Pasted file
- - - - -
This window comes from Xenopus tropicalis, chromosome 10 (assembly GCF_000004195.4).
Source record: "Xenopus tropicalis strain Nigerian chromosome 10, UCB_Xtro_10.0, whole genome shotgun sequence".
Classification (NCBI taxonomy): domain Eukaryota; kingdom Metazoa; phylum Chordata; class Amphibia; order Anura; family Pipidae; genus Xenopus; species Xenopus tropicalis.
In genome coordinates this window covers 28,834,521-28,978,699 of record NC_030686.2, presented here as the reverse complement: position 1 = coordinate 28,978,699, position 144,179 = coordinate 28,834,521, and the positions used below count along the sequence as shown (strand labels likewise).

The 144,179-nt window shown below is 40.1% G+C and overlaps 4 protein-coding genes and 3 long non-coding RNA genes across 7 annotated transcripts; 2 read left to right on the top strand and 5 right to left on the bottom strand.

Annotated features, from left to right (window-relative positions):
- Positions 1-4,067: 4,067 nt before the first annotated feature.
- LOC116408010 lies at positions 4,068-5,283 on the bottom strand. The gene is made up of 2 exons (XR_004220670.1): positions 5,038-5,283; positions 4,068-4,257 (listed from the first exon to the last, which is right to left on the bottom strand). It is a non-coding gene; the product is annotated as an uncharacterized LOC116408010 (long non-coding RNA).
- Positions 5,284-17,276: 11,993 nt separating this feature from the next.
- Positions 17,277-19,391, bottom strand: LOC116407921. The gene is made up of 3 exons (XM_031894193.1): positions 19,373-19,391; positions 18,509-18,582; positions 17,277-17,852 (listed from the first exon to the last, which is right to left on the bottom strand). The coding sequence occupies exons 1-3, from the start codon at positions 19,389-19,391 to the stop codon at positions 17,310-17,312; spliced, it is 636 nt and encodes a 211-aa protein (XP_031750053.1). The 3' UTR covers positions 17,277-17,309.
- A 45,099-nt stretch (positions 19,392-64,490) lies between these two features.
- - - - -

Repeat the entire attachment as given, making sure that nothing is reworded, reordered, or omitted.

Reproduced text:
This window comes from Xenopus tropicalis, chromosome 10 (assembly GCF_000004195.4).
Source record: "Xenopus tropicalis strain Nigerian chromosome 10, UCB_Xtro_10.0, whole genome shotgun sequence".
Classification (NCBI taxonomy): domain Eukaryota; kingdom Metazoa; phylum Chordata; class Amphibia; order Anura; family Pipidae; genus Xenopus; species Xenopus tropicalis.
In genome coordinates this window covers 28,834,521-28,978,699 of record NC_030686.2, presented here as the reverse complement: position 1 = coordinate 28,978,699, position 144,179 = coordinate 28,834,521, and the positions used below count along the sequence as shown (strand labels likewise).

The 144,179-nt window shown below is 40.1% G+C and overlaps 4 protein-coding genes and 3 long non-coding RNA genes across 7 annotated transcripts; 2 read left to right on the top strand and 5 right to left on the bottom strand.

Annotated features, from left to right (window-relative positions):
- Positions 1-4,067: 4,067 nt before the first annotated feature.
- LOC116408010 lies at positions 4,068-5,283 on the bottom strand. The gene is made up of 2 exons (XR_004220670.1): positions 5,038-5,283; positions 4,068-4,257 (listed from the first exon to the last, which is right to left on the bottom strand). It is a non-coding gene; the product is annotated as an uncharacterized LOC116408010 (long non-coding RNA).
- Positions 5,284-17,276: 11,993 nt separating this feature from the next.
- Positions 17,277-19,391, bottom strand: LOC116407921. The gene is made up of 3 exons (XM_031894193.1): positions 19,373-19,391; positions 18,509-18,582; positions 17,277-17,852 (listed from the first exon to the last, which is right to left on the bottom strand). The coding sequence occupies exons 1-3, from the start codon at positions 19,389-19,391 to the stop codon at positions 17,310-17,312; spliced, it is 636 nt and encodes a 211-aa protein (XP_031750053.1). The 3' UTR covers positions 17,277-17,309.
- A 45,099-nt stretch (positions 19,392-64,490) lies between these two features.